Under the delay, that has changed. “The final regulation makes clear that no entity – whether subject to the original transition relief or not — is required to comply with the disclosures and other conditions of the BIC Exemption until January 1, 2018,” said Sweeney.

    The private right of action in the BIC Exemption would not have been available to retirement investors until January 1, 2018 under the original implementation schedule.

    But industry nonetheless faced liability for not complying with the impartial conduct standards during the transition period.

    The fact that industry does not have to acknowledge its fiduciary status in writing on June 9 provides firms some cover against potential complaints for failure to comply with the impartial conduct standards.

    “Individual claims can still be brought if an advisor’s activities don’t meet the impartial standards conduct requirement, but they would have been more difficult to defend prior to the relief in the delay,” said Roberts.

    Labor says it took a balanced approach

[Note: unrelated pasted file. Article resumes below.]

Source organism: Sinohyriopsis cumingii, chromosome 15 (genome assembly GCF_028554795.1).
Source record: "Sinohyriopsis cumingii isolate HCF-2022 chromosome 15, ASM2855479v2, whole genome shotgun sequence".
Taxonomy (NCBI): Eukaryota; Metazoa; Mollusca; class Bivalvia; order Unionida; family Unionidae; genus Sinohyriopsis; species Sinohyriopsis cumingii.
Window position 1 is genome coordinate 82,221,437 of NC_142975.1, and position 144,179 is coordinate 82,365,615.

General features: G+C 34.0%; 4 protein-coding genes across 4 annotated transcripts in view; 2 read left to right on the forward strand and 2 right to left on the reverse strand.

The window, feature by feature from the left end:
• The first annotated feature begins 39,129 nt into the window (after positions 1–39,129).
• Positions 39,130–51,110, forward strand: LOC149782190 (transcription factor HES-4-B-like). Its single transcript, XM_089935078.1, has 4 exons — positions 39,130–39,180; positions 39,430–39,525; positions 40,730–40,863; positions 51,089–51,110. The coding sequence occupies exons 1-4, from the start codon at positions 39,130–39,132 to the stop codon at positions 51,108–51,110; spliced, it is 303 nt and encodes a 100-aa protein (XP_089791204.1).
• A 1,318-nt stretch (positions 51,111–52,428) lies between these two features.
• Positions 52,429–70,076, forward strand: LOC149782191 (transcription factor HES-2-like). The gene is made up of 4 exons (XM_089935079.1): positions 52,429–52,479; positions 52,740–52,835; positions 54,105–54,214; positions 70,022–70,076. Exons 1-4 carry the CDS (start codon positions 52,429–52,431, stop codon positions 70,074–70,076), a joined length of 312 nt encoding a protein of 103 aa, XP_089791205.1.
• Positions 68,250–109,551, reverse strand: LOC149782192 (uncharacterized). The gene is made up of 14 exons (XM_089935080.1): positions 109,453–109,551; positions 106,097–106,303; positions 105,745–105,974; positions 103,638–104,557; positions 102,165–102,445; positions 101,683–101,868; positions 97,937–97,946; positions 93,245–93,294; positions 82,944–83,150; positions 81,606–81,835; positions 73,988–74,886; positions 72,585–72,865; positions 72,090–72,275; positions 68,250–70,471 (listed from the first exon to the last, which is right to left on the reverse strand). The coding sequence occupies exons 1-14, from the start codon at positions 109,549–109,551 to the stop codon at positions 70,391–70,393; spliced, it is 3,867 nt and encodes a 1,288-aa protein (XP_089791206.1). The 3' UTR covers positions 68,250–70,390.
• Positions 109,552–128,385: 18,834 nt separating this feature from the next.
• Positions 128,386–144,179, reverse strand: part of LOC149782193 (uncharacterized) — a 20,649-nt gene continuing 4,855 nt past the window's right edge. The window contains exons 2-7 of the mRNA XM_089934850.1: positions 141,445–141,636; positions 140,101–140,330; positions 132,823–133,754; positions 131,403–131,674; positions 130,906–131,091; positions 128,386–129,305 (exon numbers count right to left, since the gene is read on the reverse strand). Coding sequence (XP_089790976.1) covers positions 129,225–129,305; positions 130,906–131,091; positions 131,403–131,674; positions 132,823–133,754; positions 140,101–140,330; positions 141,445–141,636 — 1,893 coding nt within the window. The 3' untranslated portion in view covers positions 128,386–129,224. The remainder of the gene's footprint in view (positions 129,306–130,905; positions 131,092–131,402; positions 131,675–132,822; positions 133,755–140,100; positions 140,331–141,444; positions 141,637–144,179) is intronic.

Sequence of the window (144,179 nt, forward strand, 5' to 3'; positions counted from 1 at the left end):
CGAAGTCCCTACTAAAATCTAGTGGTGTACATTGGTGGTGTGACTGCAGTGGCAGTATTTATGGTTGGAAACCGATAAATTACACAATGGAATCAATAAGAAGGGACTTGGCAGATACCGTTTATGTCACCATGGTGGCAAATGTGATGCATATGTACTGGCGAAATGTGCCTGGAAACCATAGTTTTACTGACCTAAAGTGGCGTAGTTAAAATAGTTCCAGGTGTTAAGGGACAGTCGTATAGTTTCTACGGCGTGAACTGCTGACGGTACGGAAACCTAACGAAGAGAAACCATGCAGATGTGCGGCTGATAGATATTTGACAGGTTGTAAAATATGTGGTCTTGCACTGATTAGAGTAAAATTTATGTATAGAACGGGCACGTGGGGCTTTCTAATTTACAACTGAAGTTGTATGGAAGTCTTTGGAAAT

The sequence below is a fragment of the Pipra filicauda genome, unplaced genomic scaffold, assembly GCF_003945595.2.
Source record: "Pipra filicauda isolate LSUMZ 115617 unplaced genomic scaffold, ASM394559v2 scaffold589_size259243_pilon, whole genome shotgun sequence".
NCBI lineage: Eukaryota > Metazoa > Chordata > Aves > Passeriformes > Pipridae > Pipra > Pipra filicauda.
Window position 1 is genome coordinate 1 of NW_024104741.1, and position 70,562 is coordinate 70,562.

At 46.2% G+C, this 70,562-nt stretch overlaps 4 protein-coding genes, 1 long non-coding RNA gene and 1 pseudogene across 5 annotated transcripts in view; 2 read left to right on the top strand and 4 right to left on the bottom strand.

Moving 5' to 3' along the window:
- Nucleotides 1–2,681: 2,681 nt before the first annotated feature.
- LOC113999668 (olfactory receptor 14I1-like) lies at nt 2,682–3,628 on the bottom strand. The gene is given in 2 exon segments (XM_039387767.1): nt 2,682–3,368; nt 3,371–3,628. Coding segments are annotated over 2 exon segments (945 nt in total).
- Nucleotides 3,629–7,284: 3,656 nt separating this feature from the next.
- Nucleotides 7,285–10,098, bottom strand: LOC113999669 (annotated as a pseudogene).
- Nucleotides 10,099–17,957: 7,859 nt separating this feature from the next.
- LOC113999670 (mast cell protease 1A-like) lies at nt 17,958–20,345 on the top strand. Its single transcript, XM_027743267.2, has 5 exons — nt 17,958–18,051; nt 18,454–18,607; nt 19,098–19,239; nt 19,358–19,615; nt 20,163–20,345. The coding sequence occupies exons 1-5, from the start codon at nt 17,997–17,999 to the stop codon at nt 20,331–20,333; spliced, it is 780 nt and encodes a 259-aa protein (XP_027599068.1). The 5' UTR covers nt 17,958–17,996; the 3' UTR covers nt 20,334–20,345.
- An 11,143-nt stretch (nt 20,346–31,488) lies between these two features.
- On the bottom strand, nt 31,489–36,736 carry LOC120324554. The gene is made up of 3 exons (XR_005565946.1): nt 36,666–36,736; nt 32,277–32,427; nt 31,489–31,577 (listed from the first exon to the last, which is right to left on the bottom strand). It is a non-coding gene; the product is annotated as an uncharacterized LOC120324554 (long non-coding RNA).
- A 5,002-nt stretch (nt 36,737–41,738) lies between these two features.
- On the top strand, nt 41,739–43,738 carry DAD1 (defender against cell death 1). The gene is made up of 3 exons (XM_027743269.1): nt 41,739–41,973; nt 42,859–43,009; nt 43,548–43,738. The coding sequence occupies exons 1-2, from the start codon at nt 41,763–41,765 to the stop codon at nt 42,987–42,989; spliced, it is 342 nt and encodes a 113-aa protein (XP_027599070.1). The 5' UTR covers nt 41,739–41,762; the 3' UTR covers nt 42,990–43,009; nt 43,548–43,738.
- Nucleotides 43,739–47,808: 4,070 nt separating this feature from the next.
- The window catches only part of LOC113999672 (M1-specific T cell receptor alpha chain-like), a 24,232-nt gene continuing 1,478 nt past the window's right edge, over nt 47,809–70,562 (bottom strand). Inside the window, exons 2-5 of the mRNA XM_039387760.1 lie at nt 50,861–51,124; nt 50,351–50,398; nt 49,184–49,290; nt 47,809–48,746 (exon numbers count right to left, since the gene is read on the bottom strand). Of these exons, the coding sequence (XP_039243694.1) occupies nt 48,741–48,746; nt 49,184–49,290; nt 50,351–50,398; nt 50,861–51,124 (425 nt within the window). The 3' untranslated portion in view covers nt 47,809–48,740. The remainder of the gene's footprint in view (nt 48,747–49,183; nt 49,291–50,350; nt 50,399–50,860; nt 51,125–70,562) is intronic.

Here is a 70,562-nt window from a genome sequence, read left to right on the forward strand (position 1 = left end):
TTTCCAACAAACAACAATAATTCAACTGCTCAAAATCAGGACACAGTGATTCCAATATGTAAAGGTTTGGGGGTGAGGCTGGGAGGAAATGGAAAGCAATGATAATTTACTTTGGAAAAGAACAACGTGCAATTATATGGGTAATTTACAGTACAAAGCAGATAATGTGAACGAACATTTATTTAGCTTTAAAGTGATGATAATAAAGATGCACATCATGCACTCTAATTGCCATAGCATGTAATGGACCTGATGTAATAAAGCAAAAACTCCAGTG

The delay also extends the applicability date of Prohibited Transaction Exemption 84-24 to January 1, 2018. The fiduciary rule moved the sale of Fixed Indexed Annuities from PTE 84-24 to the BIC Exemption. Recommendations on annuities will still be subject to the impartial conducts standard on June 9.

    The Department described its approach in issuing its delay as “balanced.”

    By retaining the impartial standards requirement, retirement investors’ best interests can be protected. And in granting industry an extended transition period for disclosure requirements, the risk of disruption in the marketplace and investor confusion is minimized, the Department said.

    The delay also buys the Department more time to execute a full review of the fiduciary rule ordered by President Trump. That will enable regulators enough time to “consider possible changes” to the rule, regulators said.

    That review will take longer than the 60-day delay, the Department said, but it expects to complete the analysis before the January 1, 2018 full implementation date.

    The Labor Department changed its tune on the potential cost of a delay to individual retirement investors. In proposing the delay, regulators estimated that a 60-day delay would inflict some losses on investors due to a continued potential for conflicted advice.

    But in issuing the delay, the Department said investor losses would be relatively small.

    “Because many firms have already taken steps toward honoring fiduciary standards, some investor gains from the Fiduciary Rule are already being realized and are likely to continue,” explained regulators in issuing the delay.